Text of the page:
Matties: The goal for the United States is to keep them in the United States once they obtain that education.
El-Abd: A lot of them are staying, but China wants them back. They’re saying, we'll make sure we get you back. Here's a little perk to get you to come back and they're being offered very good jobs to come back.
Matties: I was at the printed electronics show in San Jose recently and there was an Israeli company with a box, roughly 3 ft. x 4 ft., which was outputting completed prototype boards. They're using what he was calling FR-4 silver ink, no drilling, everything is just placed where you need it. To me, it felt like what I was looking at was the birth of the future. When you look at all the direct imaging and all these technologies, it seems like there's a point in time where it all merges together.
El-Abd: I think that the future is yet to be written in our industry, but the future is moving very rapidly to all kinds of different new boards, and maybe in the future we won't even have boards. Maybe everything goes on a couple components, I don't know. A lot of things are going to change but it's still a ways away. But if you go back 30 years, where were we?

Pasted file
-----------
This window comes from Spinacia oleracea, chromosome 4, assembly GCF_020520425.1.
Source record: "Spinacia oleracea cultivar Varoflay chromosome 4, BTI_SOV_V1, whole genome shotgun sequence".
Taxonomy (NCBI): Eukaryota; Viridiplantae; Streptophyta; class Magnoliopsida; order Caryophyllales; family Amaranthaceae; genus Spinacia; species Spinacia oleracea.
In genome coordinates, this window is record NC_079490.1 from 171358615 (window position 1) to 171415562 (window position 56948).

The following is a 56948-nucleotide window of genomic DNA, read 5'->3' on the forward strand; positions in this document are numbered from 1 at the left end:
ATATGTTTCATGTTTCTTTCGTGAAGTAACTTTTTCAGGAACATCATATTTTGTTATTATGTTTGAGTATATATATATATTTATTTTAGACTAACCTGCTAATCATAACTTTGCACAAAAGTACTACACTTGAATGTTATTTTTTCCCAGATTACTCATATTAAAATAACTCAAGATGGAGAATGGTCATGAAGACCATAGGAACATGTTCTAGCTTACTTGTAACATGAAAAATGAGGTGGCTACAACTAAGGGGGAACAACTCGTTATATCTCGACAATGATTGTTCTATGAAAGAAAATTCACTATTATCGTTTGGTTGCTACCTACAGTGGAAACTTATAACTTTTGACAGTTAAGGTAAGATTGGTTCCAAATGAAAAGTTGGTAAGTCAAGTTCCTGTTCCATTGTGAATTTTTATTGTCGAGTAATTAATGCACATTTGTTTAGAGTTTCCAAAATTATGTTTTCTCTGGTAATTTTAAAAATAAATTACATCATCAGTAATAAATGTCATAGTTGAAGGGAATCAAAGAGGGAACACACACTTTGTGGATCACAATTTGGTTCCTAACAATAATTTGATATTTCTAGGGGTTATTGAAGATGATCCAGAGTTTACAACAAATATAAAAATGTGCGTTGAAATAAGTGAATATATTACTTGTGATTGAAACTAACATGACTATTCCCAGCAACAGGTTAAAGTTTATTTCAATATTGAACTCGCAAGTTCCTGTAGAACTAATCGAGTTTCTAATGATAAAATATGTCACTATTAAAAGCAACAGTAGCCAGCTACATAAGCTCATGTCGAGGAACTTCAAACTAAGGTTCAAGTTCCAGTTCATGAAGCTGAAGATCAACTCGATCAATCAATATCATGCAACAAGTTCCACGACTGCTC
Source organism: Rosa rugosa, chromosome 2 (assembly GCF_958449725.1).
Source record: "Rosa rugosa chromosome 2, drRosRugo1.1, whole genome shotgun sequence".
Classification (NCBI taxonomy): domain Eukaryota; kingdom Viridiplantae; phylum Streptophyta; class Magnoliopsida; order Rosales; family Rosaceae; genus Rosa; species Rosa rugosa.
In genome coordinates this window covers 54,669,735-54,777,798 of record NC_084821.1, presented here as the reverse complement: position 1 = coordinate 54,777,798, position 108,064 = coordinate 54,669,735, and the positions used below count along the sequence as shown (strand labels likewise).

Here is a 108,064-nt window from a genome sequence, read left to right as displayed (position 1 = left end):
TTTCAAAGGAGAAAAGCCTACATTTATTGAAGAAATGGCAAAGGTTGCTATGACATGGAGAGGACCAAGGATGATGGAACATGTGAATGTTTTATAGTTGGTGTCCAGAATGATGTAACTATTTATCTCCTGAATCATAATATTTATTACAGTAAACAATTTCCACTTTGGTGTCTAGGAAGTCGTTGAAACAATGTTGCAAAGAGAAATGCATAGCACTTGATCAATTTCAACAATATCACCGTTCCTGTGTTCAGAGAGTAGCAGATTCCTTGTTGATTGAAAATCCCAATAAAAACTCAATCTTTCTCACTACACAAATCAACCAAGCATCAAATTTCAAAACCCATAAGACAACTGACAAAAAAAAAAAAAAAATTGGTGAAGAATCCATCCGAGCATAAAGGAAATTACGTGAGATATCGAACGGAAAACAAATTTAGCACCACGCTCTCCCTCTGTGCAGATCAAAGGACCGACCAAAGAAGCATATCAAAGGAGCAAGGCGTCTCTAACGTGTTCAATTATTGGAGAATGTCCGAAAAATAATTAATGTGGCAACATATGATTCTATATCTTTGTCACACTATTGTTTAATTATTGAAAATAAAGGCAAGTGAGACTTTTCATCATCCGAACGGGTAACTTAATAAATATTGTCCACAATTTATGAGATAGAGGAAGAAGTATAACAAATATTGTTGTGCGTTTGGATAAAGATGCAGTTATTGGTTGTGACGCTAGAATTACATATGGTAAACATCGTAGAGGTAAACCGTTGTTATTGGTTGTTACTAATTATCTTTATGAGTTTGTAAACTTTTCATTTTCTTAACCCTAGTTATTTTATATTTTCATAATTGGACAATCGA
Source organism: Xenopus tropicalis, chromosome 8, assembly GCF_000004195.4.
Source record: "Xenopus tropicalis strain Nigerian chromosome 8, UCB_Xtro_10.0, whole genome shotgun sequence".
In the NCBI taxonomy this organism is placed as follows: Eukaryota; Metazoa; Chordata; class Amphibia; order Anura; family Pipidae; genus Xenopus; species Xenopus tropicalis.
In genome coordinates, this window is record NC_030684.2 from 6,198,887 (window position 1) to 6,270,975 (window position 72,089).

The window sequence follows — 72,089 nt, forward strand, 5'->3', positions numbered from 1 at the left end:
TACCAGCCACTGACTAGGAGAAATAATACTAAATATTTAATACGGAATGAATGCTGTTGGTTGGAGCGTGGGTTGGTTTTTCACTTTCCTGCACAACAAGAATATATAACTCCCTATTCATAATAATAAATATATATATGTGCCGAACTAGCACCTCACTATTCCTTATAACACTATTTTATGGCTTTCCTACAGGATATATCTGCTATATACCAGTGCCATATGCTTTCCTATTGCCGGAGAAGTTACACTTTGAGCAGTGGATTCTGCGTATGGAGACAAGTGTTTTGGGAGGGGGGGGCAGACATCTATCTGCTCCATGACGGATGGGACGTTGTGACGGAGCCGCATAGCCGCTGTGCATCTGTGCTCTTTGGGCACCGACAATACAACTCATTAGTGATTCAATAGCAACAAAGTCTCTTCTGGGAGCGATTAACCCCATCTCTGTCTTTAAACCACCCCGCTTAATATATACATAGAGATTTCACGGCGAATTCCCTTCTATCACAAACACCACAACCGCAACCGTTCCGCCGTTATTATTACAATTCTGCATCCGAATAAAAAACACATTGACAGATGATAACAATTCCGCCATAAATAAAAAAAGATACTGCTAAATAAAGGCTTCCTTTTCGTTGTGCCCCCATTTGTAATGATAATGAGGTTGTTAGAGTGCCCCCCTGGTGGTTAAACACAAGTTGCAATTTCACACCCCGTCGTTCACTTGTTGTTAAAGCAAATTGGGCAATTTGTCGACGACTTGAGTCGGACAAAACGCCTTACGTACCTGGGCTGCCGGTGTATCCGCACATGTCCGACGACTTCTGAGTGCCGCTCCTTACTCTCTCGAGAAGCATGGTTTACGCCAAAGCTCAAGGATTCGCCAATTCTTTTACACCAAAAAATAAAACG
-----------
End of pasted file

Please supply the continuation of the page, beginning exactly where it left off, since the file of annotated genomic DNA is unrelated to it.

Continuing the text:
Matties: That's the interesting thing; 30 years ago the boards looked pretty much the same as they do today. What's changed in 30 years is the way we produce them, but the boards look the same. Now, what we're seeing is a shift in the way the boards actually look.
El-Abd: Like 3D printing. So much stuff is going to be done by 3D printing. You'll be 3D printing a house. The Chinese 3D printed a five story building here. It was completely 3D printed.
Matties: That must have been a big printer.
El-Abd: A fully functional five story building and it was built by the company that makes the 3D printer, which was this humongous system and they were showing everybody they could do this. And they did. Those are game changers. You could go and print the building or print the house or whatever very quickly, including the electrical works, the plumbing and everything else.
Matties: Hamed, it's been great to catch up with you.
El-Abd: Thank you very much.